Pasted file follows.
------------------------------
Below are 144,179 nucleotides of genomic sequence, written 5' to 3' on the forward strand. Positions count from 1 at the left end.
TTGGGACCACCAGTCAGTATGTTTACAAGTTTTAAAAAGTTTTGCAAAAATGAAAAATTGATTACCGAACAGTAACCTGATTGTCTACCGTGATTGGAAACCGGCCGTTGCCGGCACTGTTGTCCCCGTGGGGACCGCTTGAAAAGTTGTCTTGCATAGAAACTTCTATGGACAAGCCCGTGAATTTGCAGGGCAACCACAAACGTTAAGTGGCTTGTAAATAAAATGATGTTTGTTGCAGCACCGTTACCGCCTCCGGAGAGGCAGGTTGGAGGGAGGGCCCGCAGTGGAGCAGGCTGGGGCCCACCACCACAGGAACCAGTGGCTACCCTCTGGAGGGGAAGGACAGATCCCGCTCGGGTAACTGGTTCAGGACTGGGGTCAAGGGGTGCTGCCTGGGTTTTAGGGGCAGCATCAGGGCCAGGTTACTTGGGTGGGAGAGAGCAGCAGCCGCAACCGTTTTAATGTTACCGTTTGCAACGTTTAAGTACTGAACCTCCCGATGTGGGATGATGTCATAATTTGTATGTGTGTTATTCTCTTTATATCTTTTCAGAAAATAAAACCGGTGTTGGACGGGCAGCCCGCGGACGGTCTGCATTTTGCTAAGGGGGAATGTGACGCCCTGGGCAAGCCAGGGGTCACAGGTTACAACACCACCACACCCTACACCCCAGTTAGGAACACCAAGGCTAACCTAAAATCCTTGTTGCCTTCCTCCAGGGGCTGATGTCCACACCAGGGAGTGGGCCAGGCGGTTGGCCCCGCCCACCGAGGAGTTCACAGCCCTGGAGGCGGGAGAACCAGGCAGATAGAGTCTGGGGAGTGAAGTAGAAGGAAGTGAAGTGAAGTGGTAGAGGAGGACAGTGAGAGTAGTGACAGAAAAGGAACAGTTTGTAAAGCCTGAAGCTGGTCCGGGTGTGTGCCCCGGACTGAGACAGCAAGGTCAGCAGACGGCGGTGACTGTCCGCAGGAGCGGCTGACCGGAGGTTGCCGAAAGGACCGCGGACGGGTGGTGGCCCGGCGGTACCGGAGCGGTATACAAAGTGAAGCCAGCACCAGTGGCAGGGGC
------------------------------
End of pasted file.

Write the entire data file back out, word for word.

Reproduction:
Below are 144,179 nucleotides of genomic sequence, written 5' to 3' on the forward strand. Positions count from 1 at the left end.
TTGGGACCACCAGTCAGTATGTTTACAAGTTTTAAAAAGTTTTGCAAAAATGAAAAATTGATTACCGAACAGTAACCTGATTGTCTACCGTGATTGGAAACCGGCCGTTGCCGGCACTGTTGTCCCCGTGGGGACCGCTTGAAAAGTTGTCTTGCATAGAAACTTCTATGGACAAGCCCGTGAATTTGCAGGGCAACCACAAACGTTAAGTGGCTTGTAAATAAAATGATGTTTGTTGCAGCACCGTTACCGCCTCCGGAGAGGCAGGTTGGAGGGAGGGCCCGCAGTGGAGCAGGCTGGGGCCCACCACCACAGGAACCAGTGGCTACCCTCTGGAGGGGAAGGACAGATCCCGCTCGGGTAACTGGTTCAGGACTGGGGTCAAGGGGTGCTGCCTGGGTTTTAGGGGCAGCATCAGGGCCAGGTTACTTGGGTGGGAGAGAGCAGCAGCCGCAACCGTTTTAATGTTACCGTTTGCAACGTTTAAGTACTGAACCTCCCGATGTGGGATGATGTCATAATTTGTATGTGTGTTATTCTCTTTATATCTTTTCAGAAAATAAAACCGGTGTTGGACGGGCAGCCCGCGGACGGTCTGCATTTTGCTAAGGGGGAATGTGACGCCCTGGGCAAGCCAGGGGTCACAGGTTACAACACCACCACACCCTACACCCCAGTTAGGAACACCAAGGCTAACCTAAAATCCTTGTTGCCTTCCTCCAGGGGCTGATGTCCACACCAGGGAGTGGGCCAGGCGGTTGGCCCCGCCCACCGAGGAGTTCACAGCCCTGGAGGCGGGAGAACCAGGCAGATAGAGTCTGGGGAGTGAAGTAGAAGGAAGTGAAGTGAAGTGGTAGAGGAGGACAGTGAGAGTAGTGACAGAAAAGGAACAGTTTGTAAAGCCTGAAGCTGGTCCGGGTGTGTGCCCCGGACTGAGACAGCAAGGTCAGCAGACGGCGGTGACTGTCCGCAGGAGCGGCTGACCGGAGGTTGCCGAAAGGACCGCGGACGGGTGGTGGCCCGGCGGTACCGGAGCGGTATACAAAGTGAAGCCAGCACCAGTGGCAGGGGC